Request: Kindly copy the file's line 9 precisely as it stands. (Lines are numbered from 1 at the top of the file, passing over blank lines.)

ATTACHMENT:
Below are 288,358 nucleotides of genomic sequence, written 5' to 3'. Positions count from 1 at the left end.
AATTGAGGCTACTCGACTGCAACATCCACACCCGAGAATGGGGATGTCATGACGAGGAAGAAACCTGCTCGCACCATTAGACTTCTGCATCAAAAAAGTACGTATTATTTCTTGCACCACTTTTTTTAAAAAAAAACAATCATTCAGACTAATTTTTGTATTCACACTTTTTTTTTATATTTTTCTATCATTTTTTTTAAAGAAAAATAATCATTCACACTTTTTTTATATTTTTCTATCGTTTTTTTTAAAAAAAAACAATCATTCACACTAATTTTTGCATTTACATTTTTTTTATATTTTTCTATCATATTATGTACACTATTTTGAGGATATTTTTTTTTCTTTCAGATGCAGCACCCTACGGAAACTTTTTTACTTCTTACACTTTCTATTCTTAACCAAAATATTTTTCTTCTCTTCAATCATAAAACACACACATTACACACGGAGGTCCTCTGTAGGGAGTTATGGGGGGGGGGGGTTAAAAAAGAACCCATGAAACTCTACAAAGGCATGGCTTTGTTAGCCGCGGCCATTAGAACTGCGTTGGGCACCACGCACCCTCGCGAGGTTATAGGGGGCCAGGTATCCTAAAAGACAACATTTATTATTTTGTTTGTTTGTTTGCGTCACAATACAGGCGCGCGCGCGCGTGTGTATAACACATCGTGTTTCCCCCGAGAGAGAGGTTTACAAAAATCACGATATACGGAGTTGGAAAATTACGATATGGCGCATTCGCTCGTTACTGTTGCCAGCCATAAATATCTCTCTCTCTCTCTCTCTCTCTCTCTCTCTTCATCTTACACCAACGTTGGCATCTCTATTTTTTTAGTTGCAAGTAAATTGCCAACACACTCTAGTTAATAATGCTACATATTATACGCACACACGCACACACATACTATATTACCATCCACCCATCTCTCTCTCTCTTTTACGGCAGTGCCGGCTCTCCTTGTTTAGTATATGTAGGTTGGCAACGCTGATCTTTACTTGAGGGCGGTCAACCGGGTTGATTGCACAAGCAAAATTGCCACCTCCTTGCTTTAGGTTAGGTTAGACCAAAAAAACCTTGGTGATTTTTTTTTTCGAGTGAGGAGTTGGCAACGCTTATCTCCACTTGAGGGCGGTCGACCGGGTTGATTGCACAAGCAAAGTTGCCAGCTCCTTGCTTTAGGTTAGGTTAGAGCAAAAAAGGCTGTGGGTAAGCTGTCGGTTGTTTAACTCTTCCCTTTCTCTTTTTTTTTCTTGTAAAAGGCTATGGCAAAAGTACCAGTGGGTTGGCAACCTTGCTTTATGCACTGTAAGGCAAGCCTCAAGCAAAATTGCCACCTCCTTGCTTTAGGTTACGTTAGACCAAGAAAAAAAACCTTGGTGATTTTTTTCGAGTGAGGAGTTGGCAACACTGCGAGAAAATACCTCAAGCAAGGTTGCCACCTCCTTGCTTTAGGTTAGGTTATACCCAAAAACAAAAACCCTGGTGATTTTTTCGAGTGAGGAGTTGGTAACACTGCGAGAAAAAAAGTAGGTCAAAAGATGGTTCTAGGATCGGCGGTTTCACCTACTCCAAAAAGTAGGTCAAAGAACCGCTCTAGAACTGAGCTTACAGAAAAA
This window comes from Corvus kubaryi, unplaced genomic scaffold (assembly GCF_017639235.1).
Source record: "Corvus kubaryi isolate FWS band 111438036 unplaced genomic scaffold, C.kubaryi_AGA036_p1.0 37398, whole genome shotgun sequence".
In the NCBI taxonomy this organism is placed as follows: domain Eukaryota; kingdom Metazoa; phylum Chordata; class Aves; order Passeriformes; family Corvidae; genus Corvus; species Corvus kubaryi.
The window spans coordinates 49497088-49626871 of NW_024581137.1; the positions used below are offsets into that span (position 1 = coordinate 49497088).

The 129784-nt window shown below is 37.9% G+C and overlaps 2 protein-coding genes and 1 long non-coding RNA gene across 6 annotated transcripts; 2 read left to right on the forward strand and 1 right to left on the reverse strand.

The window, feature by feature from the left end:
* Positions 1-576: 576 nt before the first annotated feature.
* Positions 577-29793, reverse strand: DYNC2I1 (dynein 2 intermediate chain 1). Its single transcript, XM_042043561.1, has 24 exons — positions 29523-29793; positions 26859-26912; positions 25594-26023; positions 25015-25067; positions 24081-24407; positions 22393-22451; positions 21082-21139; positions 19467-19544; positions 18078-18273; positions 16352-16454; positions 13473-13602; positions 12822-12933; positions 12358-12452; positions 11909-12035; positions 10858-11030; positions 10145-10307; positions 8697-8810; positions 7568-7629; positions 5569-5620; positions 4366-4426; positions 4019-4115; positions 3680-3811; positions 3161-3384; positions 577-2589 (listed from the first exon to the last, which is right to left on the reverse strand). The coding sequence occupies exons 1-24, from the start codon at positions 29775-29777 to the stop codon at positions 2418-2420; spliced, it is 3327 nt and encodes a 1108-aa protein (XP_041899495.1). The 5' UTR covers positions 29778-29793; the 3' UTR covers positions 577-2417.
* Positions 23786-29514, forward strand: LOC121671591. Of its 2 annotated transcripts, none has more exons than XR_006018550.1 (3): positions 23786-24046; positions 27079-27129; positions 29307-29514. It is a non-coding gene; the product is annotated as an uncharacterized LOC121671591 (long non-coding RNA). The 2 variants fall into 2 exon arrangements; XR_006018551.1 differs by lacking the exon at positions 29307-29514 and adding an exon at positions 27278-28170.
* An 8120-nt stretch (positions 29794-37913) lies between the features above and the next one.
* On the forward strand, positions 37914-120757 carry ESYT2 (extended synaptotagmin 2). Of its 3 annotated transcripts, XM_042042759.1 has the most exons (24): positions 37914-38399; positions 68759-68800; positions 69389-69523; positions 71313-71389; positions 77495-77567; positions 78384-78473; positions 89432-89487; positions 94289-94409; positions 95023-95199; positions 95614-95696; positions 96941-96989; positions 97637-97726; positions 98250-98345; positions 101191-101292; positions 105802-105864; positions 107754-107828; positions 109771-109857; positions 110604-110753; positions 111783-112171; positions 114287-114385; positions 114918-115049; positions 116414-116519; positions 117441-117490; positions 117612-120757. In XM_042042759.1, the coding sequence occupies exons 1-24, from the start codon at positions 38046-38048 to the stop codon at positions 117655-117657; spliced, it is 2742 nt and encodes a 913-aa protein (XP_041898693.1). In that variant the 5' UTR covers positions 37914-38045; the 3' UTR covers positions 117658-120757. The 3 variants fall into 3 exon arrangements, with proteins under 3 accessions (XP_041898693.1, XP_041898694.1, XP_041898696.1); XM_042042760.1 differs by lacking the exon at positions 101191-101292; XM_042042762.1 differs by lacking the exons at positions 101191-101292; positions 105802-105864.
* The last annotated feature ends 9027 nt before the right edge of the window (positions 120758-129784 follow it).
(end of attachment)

* Positions 1-576: 576 nt before the first annotated feature.